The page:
Movie Analysis : The Hurt Locker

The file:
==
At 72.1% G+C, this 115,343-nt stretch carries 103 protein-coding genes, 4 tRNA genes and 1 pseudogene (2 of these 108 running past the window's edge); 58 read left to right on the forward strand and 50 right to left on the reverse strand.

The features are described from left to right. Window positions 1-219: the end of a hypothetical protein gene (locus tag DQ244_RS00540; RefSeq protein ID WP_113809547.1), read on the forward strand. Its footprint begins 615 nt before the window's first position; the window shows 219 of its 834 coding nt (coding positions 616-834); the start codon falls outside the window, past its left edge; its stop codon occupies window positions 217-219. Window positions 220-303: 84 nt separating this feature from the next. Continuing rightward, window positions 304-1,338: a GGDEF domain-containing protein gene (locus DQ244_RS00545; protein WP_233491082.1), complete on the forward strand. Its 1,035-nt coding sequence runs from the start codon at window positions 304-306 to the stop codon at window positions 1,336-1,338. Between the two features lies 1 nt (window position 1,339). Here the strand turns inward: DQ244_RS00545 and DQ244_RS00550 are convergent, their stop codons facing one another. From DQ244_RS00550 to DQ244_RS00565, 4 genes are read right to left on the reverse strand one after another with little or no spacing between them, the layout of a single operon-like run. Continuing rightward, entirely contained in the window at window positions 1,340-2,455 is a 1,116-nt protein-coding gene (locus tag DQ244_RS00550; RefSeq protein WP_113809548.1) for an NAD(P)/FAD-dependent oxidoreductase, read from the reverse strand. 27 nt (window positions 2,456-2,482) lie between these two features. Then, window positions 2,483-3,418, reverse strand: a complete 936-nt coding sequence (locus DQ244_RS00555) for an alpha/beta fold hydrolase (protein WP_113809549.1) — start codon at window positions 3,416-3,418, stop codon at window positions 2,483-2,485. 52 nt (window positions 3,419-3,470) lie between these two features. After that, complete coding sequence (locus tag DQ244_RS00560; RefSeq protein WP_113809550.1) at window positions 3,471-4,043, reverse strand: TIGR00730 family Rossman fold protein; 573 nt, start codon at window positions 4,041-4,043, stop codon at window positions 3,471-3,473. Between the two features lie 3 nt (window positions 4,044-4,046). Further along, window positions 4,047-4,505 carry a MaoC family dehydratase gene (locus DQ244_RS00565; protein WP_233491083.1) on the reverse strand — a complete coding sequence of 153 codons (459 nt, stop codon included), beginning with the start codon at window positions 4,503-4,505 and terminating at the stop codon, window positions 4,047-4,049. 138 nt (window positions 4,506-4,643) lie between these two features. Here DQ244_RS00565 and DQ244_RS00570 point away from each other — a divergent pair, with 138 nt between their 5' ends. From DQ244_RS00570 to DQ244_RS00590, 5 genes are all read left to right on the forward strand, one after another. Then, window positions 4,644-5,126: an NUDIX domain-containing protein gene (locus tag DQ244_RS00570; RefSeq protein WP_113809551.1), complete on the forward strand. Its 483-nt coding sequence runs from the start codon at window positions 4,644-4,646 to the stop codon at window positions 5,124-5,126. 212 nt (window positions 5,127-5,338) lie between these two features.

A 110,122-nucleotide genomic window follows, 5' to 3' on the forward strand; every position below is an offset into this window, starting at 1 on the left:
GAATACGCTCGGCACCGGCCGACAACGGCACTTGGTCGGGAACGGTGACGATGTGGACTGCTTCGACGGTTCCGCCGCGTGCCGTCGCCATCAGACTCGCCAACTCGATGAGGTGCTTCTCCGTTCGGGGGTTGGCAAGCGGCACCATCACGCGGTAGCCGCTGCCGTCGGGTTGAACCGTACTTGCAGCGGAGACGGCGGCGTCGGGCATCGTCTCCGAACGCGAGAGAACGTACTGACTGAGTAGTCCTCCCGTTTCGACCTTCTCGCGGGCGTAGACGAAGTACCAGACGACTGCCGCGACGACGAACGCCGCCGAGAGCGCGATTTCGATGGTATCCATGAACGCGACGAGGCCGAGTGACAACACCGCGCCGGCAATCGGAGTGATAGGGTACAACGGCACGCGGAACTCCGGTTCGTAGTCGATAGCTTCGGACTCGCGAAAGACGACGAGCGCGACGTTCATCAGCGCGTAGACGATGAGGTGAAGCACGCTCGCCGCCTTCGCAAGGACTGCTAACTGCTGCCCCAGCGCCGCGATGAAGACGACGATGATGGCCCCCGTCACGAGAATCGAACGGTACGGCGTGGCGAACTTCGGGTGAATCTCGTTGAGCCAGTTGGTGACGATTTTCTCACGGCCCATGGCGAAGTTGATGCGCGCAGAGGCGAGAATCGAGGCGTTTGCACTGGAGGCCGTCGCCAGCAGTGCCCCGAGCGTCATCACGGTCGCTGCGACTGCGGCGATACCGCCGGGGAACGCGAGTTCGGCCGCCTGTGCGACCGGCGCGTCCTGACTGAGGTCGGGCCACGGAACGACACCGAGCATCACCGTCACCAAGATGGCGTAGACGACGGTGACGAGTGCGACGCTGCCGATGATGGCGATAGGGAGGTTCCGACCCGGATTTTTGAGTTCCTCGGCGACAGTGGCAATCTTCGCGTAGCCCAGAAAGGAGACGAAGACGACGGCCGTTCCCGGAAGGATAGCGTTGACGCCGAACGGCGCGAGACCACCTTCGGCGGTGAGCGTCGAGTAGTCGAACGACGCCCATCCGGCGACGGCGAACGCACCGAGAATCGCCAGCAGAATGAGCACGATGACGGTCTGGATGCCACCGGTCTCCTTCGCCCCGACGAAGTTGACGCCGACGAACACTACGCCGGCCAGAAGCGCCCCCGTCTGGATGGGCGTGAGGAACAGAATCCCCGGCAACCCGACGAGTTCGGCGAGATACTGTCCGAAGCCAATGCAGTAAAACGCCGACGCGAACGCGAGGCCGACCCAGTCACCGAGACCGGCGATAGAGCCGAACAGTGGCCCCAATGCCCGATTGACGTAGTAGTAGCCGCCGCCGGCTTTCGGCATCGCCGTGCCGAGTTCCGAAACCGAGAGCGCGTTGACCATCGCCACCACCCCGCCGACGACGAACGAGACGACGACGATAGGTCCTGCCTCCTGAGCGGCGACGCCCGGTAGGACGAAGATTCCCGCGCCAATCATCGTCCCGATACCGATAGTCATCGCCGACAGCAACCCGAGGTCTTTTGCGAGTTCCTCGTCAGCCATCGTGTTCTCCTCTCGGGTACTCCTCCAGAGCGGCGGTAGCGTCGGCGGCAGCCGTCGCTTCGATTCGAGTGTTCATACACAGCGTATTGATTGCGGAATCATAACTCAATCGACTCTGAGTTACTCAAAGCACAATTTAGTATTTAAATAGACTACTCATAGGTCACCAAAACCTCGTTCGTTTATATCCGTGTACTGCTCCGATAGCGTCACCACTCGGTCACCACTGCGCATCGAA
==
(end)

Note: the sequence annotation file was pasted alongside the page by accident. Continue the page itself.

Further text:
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War is a largely abstract concept to the average American. It is ubiquitous in news reports, political debates and our culture, but not tangibly understandable. Aside from the small pockets of the population that have experienced warfare, the jarringly focused and rigid representation of EOD team leader Sergeant First Class William James in Katherine Bigelow’s film The Hurt Locker (2008) provides insight to a world that much of the audience will never experience. Although The Hurt Locker would be regarded as a “realistic” film in form and content by modern standards, the resulting product would not belong totally to “realist cinema” as defined by French theorist and film ciritic Andre Bazin. Bigelow’s directive approach to the film opposes the core of his writings with the use close ups, obtrusive editing, and framing focus the viewer to specific objects and themes. It is through specific sequences of The Hurt Locker that the realist style emerges, creating a powerful, experiential moment for the audience to extract meaning. Through the use of deep focus and wide shots with minimal editing, all prominent in Bazin’s theories, specific scenes exemplify realist cinema in this modern war-epic. The major film theorists of the early 20th Century primarily focused on demonstrating film, a widely popular and novelty entertainment, as an art. These early theorists fell into two respective categories: the formative and the realists. The former focused on the formic elements like

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